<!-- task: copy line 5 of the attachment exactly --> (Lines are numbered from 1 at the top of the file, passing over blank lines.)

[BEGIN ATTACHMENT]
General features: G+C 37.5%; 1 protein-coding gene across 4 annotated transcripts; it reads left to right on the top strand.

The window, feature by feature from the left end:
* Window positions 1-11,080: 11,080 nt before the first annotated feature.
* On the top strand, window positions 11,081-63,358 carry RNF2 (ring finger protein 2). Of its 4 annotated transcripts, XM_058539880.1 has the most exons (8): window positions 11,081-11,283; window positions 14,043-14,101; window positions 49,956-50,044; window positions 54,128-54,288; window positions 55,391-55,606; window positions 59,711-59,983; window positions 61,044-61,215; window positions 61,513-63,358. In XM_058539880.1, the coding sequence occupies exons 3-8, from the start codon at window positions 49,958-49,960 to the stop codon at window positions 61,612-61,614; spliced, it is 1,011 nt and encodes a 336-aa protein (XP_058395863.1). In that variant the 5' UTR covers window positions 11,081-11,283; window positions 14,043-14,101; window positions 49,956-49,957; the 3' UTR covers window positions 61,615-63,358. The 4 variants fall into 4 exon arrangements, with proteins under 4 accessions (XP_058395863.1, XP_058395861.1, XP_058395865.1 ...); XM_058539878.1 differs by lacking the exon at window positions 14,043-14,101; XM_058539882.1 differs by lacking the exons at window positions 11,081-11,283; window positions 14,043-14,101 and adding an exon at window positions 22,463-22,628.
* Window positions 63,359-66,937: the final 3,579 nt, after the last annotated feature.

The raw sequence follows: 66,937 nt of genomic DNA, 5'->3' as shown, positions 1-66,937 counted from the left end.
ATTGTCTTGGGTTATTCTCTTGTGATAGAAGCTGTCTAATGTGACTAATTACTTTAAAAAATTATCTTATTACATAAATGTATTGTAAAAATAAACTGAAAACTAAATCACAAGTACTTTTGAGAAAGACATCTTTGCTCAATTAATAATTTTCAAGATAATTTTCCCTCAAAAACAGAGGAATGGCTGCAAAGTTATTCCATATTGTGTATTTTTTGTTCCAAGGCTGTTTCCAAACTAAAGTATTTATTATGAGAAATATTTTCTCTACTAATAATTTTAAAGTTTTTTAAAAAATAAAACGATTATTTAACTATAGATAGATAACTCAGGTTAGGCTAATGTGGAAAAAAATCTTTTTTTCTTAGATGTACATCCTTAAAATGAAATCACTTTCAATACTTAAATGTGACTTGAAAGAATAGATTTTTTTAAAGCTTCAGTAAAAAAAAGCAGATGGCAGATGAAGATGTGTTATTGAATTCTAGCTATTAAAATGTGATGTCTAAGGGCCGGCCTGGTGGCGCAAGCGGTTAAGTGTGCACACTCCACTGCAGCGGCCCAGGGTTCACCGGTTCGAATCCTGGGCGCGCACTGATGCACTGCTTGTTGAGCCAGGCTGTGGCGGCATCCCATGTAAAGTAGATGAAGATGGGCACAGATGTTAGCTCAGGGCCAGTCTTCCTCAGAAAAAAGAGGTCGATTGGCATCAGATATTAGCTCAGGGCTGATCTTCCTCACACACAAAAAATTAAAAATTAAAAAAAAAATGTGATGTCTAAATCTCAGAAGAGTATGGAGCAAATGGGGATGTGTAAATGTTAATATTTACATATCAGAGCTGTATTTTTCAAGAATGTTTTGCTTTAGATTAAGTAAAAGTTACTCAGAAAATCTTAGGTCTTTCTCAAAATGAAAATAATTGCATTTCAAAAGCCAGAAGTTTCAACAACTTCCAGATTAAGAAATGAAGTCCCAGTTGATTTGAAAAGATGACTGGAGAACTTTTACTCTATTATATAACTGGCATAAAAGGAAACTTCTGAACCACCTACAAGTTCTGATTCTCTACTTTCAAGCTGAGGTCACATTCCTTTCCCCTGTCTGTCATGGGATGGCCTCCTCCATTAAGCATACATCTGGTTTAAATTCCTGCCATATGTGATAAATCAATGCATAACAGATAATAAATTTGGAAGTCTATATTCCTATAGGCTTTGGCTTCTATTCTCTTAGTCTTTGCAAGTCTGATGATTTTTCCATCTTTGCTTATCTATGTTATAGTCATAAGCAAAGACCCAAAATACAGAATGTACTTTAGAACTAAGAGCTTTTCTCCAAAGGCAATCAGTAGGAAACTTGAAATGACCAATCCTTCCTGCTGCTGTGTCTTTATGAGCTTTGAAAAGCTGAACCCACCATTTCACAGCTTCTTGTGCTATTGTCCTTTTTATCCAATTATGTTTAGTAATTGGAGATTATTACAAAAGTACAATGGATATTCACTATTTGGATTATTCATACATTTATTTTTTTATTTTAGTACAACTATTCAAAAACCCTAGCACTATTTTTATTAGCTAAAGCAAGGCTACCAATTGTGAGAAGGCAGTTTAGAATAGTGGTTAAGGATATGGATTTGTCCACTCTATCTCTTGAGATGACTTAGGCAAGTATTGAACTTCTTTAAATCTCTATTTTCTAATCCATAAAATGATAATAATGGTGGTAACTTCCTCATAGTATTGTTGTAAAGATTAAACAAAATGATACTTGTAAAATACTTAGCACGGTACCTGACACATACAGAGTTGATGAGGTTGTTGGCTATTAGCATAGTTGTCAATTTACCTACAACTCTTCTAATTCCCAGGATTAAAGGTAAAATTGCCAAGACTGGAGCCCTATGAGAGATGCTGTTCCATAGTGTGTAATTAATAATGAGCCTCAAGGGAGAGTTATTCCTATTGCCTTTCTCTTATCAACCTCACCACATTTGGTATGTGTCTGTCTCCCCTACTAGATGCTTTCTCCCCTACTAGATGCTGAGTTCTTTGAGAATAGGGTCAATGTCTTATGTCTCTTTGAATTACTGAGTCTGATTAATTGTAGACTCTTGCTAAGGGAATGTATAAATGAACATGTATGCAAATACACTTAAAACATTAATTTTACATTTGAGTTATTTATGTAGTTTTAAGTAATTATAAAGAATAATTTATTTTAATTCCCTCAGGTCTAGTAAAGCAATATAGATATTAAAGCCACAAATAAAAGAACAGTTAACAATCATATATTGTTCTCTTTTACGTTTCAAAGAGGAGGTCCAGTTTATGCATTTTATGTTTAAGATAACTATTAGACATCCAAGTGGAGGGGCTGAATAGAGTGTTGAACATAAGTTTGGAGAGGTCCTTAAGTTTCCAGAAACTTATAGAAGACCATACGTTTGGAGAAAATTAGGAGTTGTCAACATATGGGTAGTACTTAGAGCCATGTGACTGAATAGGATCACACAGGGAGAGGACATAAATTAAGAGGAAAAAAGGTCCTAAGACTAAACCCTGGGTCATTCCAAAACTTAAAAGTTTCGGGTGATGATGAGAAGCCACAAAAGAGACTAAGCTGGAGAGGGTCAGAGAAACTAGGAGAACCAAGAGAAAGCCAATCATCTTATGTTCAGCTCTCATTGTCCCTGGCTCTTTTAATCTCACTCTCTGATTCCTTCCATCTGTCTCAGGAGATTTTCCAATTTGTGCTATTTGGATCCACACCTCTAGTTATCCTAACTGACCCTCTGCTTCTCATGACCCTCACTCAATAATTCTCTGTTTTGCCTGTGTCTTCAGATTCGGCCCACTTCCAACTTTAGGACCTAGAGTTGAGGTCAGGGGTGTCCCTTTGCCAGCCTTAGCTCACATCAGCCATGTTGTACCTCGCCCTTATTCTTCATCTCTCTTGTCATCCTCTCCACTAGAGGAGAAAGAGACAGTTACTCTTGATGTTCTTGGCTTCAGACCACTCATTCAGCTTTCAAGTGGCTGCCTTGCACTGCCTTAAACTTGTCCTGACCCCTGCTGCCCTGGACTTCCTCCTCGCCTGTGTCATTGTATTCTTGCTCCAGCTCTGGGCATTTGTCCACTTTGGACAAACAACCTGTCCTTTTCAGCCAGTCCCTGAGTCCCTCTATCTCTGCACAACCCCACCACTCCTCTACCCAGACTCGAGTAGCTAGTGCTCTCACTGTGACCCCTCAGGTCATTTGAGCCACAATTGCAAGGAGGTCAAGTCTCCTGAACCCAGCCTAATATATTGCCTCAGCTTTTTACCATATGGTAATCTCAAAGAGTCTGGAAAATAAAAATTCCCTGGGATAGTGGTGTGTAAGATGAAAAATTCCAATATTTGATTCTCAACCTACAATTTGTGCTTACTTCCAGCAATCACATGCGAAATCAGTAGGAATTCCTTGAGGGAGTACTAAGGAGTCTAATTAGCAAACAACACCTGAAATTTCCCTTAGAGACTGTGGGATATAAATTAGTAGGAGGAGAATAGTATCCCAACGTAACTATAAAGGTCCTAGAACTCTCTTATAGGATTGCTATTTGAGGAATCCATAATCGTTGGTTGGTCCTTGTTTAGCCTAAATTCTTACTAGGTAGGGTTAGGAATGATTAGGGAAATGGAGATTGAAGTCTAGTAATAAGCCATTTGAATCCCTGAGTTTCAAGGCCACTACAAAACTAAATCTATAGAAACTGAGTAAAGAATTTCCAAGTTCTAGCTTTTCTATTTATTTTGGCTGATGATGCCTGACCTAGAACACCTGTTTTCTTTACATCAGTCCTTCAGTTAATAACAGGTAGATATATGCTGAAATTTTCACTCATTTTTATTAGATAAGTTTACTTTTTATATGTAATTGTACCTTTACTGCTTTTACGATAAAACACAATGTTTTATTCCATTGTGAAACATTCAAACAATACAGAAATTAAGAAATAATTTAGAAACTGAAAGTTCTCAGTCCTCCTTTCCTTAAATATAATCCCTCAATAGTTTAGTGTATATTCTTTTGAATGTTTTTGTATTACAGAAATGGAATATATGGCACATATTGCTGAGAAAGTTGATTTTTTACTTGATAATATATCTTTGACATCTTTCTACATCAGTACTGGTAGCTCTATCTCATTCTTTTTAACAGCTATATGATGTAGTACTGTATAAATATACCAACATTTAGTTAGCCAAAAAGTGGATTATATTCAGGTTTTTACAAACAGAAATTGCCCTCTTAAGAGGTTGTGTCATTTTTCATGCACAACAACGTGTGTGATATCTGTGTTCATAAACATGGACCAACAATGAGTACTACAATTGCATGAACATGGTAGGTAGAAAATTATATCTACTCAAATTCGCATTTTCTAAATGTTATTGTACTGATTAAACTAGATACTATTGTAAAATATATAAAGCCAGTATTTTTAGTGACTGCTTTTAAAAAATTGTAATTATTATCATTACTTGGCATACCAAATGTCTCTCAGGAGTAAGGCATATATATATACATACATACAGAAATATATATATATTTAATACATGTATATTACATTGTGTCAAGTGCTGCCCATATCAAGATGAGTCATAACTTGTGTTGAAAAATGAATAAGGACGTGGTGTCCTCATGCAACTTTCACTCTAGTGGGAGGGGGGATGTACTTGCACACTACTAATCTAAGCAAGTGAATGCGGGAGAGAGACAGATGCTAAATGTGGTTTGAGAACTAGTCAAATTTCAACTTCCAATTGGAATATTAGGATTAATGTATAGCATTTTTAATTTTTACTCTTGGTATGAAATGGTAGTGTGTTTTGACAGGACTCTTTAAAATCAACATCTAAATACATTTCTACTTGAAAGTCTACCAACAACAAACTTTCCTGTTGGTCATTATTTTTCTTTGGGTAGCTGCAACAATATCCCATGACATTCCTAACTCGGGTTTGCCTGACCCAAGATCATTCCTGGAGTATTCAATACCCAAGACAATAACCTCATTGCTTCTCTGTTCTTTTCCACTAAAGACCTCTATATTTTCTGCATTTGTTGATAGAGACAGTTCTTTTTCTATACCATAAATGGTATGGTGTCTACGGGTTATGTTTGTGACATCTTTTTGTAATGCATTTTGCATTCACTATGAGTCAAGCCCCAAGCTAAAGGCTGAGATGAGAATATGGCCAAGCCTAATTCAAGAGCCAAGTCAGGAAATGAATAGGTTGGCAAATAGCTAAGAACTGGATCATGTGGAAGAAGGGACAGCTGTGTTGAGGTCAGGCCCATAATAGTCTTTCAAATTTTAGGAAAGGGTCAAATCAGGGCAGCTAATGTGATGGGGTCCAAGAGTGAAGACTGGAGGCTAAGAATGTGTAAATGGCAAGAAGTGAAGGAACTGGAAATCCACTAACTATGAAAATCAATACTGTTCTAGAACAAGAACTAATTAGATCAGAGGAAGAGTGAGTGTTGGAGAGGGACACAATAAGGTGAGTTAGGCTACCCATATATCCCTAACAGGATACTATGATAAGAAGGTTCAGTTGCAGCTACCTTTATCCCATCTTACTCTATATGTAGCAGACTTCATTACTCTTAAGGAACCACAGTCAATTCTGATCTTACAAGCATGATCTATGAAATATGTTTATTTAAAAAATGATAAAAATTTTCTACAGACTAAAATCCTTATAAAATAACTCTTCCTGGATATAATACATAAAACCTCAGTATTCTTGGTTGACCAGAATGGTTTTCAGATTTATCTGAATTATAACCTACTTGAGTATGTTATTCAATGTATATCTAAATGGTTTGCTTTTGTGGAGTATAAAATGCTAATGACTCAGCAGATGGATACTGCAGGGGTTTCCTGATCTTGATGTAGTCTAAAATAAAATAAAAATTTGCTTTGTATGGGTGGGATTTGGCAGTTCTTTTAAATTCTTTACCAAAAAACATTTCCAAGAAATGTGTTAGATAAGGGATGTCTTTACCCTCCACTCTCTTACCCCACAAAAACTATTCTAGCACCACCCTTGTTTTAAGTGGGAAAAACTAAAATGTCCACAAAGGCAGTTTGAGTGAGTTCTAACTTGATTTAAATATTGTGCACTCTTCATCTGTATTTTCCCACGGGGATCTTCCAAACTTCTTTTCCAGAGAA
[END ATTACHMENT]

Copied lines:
* Window positions 63,359-66,937: the final 3,579 nt, after the last annotated feature.